The book, just like life, has an open-ended ending. It’s a good question to ask whether the bug lives or dies. I still haven’t decided.
 
For more PPBF books, visit Susanna Leonard Hill’s Blog.
I hope you have a wonderful and safe week.

Memoirs of a Goldfish

Memoirs of a Goldfish

Here’s my selection for Perfect Picture Book Friday:

Memoirs of a Goldfish
Written By Devin Scillian
Illustrated by Tim Bowers
Sleeping Bear Press, 2010
Suitable for: ages 4-7
Theme/Topic: Feelings, Home, Friendship


Opening Spread: Day One. I swam around my bowl.


Brief Synopsis: From Barnes and Noble —
With his bowl to himself, Goldfish loves his life…until one day…
A personal account from a goldfish on life in his bowl as other intruders crowd him.


Resources: Teaching Guide. Write a memoir about yourself over 14 days. Write about what you do and how you feel.


Why I Like This Book: I checked the lists and hope I’m not a repeat. I discovered this book recently thanks to Flowering Minds. I’m not sure how I’ve missed it over the years. More proof that there are so many great books to discover. I love the format of using the days to tell the Goldfish’s story. There are lots of emotions and friends packed into this book and this bowl.


For more PPBF books, visit Susanna Leonard Hill’s Blog.

Mr. Squirrel and the Moon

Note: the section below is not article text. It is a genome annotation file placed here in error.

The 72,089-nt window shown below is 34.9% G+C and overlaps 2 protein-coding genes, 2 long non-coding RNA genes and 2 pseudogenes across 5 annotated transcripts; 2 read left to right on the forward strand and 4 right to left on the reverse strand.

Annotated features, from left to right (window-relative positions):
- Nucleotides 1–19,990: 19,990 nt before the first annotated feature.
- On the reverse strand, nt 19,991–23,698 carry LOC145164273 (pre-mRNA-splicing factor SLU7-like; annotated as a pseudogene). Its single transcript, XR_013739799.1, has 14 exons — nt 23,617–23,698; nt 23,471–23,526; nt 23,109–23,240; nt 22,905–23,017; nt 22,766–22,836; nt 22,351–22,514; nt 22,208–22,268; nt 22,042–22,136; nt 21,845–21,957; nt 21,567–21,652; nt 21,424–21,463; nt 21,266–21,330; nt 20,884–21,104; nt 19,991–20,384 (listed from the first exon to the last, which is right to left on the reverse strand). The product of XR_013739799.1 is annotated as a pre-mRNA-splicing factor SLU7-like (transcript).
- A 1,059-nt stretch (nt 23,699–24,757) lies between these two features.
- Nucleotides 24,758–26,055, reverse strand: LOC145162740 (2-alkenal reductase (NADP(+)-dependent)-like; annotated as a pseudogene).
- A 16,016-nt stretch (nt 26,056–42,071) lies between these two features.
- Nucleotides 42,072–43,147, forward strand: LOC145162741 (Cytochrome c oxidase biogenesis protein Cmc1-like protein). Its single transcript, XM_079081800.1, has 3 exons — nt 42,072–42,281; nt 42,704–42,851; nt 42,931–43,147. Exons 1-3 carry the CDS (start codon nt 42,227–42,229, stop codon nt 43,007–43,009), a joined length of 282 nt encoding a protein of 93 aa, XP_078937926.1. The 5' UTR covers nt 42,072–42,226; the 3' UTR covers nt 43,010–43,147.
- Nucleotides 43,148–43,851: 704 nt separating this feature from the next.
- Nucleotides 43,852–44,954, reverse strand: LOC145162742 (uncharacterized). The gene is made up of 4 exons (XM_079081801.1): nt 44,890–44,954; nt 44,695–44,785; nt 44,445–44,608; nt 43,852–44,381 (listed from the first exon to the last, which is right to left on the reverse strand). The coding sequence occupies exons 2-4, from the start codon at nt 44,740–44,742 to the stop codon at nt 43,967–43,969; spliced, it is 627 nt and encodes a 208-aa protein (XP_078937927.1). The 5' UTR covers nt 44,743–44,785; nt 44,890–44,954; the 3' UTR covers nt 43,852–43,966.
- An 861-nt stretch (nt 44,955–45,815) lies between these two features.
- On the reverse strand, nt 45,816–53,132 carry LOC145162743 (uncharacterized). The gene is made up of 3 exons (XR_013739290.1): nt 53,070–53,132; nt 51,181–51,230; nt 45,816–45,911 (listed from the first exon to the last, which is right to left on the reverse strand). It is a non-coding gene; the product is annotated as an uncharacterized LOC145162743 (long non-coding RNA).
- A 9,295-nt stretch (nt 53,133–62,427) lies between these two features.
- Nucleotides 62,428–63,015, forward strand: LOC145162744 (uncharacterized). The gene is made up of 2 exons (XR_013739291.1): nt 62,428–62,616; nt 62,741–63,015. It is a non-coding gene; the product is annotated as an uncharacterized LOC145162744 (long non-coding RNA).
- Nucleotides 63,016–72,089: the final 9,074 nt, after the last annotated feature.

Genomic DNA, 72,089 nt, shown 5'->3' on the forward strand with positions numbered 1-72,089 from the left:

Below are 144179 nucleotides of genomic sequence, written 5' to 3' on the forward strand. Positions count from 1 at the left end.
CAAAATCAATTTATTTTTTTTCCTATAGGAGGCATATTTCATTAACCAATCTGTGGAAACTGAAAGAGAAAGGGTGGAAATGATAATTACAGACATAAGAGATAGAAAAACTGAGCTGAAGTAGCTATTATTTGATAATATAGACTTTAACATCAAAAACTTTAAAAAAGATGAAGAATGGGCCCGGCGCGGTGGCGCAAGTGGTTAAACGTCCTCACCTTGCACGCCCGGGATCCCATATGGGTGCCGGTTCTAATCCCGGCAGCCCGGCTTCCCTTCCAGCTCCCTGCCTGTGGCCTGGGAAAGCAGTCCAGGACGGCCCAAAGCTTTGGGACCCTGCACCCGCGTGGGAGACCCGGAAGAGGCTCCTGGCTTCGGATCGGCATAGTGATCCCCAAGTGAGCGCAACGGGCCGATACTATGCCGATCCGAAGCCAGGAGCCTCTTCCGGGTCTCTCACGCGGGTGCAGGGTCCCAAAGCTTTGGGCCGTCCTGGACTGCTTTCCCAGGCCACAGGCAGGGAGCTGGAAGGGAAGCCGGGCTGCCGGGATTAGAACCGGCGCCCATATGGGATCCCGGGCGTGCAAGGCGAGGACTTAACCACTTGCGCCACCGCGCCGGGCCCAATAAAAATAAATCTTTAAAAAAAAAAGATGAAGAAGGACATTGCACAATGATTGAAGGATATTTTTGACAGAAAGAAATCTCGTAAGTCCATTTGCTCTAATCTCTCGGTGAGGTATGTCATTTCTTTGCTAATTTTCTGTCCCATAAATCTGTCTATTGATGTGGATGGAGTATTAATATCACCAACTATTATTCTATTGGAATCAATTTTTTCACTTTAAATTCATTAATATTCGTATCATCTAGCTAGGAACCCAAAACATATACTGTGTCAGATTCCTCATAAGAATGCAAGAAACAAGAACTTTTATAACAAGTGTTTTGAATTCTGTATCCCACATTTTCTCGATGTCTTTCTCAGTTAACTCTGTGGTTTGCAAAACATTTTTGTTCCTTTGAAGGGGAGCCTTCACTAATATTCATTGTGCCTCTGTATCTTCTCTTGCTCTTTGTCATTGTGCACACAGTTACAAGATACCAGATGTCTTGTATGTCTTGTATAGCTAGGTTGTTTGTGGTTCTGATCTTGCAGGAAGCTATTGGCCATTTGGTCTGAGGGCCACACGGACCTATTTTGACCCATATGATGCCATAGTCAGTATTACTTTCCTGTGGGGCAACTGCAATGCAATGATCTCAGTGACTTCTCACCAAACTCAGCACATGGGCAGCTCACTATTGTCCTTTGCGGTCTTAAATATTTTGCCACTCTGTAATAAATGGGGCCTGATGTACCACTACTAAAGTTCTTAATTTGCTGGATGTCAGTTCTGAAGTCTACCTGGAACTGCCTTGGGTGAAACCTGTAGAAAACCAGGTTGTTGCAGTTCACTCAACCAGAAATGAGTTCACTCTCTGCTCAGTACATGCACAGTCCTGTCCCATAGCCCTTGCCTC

Mr. Squirrel and the Moon

Here’s my selection for Perfect Picture Book Friday:


Mr. Squirrel and the Moon
Author and Illustrator Sebastian Meschenmoser
North-South Books, Inc.
January 2015
First published in Germany under the title Herr Eichborn und der Mond (2006)
Suitable for: ages 2-5
Theme/Topic: Misunderstanding, Worry


Opening Spread: The book opens with two wordless spreads. The third spread: “One morning Mr. Squirrel woke up because the moon had fallen onto his tree.”


Brief Synopsis: from Barnes And Noble:  When Mr. Squirrel awakens to find that the moon has landed on his tree, he frantically tries to get rid of it before someone suspects him of stealing it and puts him in jail. But when he rolls the moon off of his tree, it’s gets stuck on Mrs. Hedgehog’s bristles and when the billy-goat arrives and butts it with his horns . . . Will the moon ever be the same again? Sebastian Meschenmoser’s hilarious illustrations and rollicking tale will be a bedtime favorite.